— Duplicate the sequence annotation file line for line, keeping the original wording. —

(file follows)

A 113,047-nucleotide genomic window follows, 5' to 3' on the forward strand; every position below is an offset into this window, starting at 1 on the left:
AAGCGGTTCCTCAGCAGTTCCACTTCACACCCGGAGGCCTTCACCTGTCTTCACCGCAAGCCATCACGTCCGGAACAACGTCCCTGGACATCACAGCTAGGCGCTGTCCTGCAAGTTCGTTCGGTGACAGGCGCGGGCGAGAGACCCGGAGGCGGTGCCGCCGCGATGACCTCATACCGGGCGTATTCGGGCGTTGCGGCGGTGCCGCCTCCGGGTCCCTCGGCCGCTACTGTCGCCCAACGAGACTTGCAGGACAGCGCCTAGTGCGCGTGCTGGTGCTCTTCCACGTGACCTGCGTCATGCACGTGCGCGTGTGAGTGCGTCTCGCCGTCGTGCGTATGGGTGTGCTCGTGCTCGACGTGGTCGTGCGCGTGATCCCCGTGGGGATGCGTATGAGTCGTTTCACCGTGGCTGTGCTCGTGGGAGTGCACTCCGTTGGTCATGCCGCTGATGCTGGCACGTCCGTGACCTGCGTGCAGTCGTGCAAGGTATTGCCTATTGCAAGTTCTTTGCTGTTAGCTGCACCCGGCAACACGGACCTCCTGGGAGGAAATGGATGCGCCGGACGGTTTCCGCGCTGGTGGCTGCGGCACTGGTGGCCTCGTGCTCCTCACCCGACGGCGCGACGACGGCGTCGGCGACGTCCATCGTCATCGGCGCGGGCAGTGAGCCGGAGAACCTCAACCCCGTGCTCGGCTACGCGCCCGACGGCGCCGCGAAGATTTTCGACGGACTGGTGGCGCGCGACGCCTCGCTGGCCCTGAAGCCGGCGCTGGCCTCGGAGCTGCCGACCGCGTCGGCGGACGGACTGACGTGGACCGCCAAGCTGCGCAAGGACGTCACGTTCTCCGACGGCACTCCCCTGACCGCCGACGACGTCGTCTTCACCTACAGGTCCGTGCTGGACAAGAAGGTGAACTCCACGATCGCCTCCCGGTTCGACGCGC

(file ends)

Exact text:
A 113,047-nucleotide genomic window follows, 5' to 3' on the forward strand; every position below is an offset into this window, starting at 1 on the left:
AAGCGGTTCCTCAGCAGTTCCACTTCACACCCGGAGGCCTTCACCTGTCTTCACCGCAAGCCATCACGTCCGGAACAACGTCCCTGGACATCACAGCTAGGCGCTGTCCTGCAAGTTCGTTCGGTGACAGGCGCGGGCGAGAGACCCGGAGGCGGTGCCGCCGCGATGACCTCATACCGGGCGTATTCGGGCGTTGCGGCGGTGCCGCCTCCGGGTCCCTCGGCCGCTACTGTCGCCCAACGAGACTTGCAGGACAGCGCCTAGTGCGCGTGCTGGTGCTCTTCCACGTGACCTGCGTCATGCACGTGCGCGTGTGAGTGCGTCTCGCCGTCGTGCGTATGGGTGTGCTCGTGCTCGACGTGGTCGTGCGCGTGATCCCCGTGGGGATGCGTATGAGTCGTTTCACCGTGGCTGTGCTCGTGGGAGTGCACTCCGTTGGTCATGCCGCTGATGCTGGCACGTCCGTGACCTGCGTGCAGTCGTGCAAGGTATTGCCTATTGCAAGTTCTTTGCTGTTAGCTGCACCCGGCAACACGGACCTCCTGGGAGGAAATGGATGCGCCGGACGGTTTCCGCGCTGGTGGCTGCGGCACTGGTGGCCTCGTGCTCCTCACCCGACGGCGCGACGACGGCGTCGGCGACGTCCATCGTCATCGGCGCGGGCAGTGAGCCGGAGAACCTCAACCCCGTGCTCGGCTACGCGCCCGACGGCGCCGCGAAGATTTTCGACGGACTGGTGGCGCGCGACGCCTCGCTGGCCCTGAAGCCGGCGCTGGCCTCGGAGCTGCCGACCGCGTCGGCGGACGGACTGACGTGGACCGCCAAGCTGCGCAAGGACGTCACGTTCTCCGACGGCACTCCCCTGACCGCCGACGACGTCGTCTTCACCTACAGGTCCGTGCTGGACAAGAAGGTGAACTCCACGATCGCCTCCCGGTTCGACGCGC